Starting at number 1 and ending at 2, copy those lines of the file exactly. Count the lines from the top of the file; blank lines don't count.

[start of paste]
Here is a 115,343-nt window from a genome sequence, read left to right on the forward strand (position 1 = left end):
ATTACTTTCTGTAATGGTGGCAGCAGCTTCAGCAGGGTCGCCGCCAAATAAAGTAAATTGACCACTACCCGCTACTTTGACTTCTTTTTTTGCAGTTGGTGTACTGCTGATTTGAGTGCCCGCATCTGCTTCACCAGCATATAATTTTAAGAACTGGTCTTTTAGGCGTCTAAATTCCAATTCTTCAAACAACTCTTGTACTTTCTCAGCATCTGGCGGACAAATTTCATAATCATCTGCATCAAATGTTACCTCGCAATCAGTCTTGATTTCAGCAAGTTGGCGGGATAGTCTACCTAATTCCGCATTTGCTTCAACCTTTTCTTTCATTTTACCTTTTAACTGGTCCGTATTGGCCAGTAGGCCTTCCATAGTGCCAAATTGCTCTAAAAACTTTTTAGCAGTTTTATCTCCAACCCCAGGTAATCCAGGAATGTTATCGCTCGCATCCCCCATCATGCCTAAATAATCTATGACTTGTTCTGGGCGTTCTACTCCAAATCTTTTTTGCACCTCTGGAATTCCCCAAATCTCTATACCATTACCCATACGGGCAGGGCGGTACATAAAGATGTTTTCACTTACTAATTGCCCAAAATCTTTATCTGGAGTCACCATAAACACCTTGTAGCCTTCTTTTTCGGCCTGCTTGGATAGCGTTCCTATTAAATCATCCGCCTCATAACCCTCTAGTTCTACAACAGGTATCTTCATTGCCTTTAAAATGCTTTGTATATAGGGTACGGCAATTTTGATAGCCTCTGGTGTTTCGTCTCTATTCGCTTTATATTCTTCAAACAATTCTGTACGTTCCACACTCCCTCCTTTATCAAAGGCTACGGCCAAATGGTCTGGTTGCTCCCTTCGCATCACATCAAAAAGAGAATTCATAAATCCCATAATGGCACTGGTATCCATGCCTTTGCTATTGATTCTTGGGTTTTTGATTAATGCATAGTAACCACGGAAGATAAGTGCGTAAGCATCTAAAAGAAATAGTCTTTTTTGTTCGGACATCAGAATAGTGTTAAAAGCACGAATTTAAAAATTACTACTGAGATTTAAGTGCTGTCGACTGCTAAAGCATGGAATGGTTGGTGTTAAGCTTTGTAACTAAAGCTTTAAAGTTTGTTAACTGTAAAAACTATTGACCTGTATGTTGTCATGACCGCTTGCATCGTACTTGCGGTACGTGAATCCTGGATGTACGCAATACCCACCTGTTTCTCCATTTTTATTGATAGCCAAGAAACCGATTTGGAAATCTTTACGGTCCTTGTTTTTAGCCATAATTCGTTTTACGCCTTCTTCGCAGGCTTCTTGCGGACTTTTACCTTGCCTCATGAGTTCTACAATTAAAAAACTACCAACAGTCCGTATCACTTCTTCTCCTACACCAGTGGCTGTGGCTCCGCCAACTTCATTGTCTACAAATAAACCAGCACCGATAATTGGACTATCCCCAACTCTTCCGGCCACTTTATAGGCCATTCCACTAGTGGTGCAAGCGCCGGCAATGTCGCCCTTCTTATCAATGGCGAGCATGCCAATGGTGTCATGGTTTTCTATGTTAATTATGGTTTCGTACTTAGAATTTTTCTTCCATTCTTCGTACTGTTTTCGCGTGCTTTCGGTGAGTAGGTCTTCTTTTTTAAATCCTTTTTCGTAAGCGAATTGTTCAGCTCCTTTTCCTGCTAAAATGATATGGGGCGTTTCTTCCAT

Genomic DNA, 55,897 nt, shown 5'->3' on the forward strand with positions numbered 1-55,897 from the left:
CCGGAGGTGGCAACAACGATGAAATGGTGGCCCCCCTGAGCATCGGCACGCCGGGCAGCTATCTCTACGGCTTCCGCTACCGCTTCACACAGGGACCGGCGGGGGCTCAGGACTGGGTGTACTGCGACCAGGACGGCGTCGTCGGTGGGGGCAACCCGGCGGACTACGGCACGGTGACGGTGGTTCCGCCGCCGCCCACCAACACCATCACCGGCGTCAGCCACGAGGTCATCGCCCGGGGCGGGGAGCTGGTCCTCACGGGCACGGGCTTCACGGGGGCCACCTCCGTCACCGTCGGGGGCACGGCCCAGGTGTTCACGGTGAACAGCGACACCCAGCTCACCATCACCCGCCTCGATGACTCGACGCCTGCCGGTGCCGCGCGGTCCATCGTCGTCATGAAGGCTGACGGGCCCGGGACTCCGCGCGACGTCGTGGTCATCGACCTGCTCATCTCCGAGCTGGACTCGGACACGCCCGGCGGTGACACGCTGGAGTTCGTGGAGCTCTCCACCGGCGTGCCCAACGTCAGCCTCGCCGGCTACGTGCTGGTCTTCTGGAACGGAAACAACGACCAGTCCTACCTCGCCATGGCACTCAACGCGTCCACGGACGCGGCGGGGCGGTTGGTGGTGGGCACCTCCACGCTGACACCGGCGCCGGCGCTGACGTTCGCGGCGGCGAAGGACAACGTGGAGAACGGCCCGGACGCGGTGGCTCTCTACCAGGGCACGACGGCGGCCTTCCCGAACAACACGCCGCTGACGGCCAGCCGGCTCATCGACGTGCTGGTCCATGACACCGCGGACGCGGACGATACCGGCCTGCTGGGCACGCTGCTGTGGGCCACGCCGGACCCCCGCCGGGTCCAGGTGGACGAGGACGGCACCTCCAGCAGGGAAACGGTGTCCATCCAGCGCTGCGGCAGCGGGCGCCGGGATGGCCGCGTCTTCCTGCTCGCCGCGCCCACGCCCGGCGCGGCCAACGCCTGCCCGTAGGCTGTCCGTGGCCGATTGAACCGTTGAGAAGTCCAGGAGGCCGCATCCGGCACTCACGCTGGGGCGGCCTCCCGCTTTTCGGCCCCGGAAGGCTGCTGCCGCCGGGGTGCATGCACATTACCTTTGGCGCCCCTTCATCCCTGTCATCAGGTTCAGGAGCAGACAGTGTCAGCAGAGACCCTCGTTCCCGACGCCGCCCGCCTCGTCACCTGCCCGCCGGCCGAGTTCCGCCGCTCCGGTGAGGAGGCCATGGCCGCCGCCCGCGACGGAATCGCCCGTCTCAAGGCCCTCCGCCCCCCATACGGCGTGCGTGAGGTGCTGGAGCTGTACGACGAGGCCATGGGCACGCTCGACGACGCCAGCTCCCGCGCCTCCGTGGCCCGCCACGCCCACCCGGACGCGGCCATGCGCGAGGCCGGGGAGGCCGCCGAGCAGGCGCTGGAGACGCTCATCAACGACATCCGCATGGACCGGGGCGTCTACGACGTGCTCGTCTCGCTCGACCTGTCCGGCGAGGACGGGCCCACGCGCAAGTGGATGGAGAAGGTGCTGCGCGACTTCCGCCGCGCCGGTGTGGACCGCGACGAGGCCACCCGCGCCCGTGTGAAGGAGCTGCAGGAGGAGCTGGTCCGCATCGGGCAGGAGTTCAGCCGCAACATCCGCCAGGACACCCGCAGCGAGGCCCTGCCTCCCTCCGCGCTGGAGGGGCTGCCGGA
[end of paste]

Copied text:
Here is a 115,343-nt window from a genome sequence, read left to right on the forward strand (position 1 = left end):
ATTACTTTCTGTAATGGTGGCAGCAGCTTCAGCAGGGTCGCCGCCAAATAAAGTAAATTGACCACTACCCGCTACTTTGACTTCTTTTTTTGCAGTTGGTGTACTGCTGATTTGAGTGCCCGCATCTGCTTCACCAGCATATAATTTTAAGAACTGGTCTTTTAGGCGTCTAAATTCCAATTCTTCAAACAACTCTTGTACTTTCTCAGCATCTGGCGGACAAATTTCATAATCATCTGCATCAAATGTTACCTCGCAATCAGTCTTGATTTCAGCAAGTTGGCGGGATAGTCTACCTAATTCCGCATTTGCTTCAACCTTTTCTTTCATTTTACCTTTTAACTGGTCCGTATTGGCCAGTAGGCCTTCCATAGTGCCAAATTGCTCTAAAAACTTTTTAGCAGTTTTATCTCCAACCCCAGGTAATCCAGGAATGTTATCGCTCGCATCCCCCATCATGCCTAAATAATCTATGACTTGTTCTGGGCGTTCTACTCCAAATCTTTTTTGCACCTCTGGAATTCCCCAAATCTCTATACCATTACCCATACGGGCAGGGCGGTACATAAAGATGTTTTCACTTACTAATTGCCCAAAATCTTTATCTGGAGTCACCATAAACACCTTGTAGCCTTCTTTTTCGGCCTGCTTGGATAGCGTTCCTATTAAATCATCCGCCTCATAACCCTCTAGTTCTACAACAGGTATCTTCATTGCCTTTAAAATGCTTTGTATATAGGGTACGGCAATTTTGATAGCCTCTGGTGTTTCGTCTCTATTCGCTTTATATTCTTCAAACAATTCTGTACGTTCCACACTCCCTCCTTTATCAAAGGCTACGGCCAAATGGTCTGGTTGCTCCCTTCGCATCACATCAAAAAGAGAATTCATAAATCCCATAATGGCACTGGTATCCATGCCTTTGCTATTGATTCTTGGGTTTTTGATTAATGCATAGTAACCACGGAAGATAAGTGCGTAAGCATCTAAAAGAAATAGTCTTTTTTGTTCGGACATCAGAATAGTGTTAAAAGCACGAATTTAAAAATTACTACTGAGATTTAAGTGCTGTCGACTGCTAAAGCATGGAATGGTTGGTGTTAAGCTTTGTAACTAAAGCTTTAAAGTTTGTTAACTGTAAAAACTATTGACCTGTATGTTGTCATGACCGCTTGCATCGTACTTGCGGTACGTGAATCCTGGATGTACGCAATACCCACCTGTTTCTCCATTTTTATTGATAGCCAAGAAACCGATTTGGAAATCTTTACGGTCCTTGTTTTTAGCCATAATTCGTTTTACGCCTTCTTCGCAGGCTTCTTGCGGACTTTTACCTTGCCTCATGAGTTCTACAATTAAAAAACTACCAACAGTCCGTATCACTTCTTCTCCTACACCAGTGGCTGTGGCTCCGCCAACTTCATTGTCTACAAATAAACCAGCACCGATAATTGGACTATCCCCAACTCTTCCGGCCACTTTATAGGCCATTCCACTAGTGGTGCAAGCGCCGGCAATGTCGCCCTTCTTATCAATGGCGAGCATGCCAATGGTGTCATGGTTTTCTATGTTAATTATGGTTTCGTACTTAGAATTTTTCTTCCATTCTTCGTACTGTTTTCGCGTGCTTTCGGTGAGTAGGTCTTCTTTTTTAAATCCTTTTTCGTAAGCGAATTGTTCAGCTCCTTTTCCTGCTAAAATGATATGGGGCGTTTCTTCCAT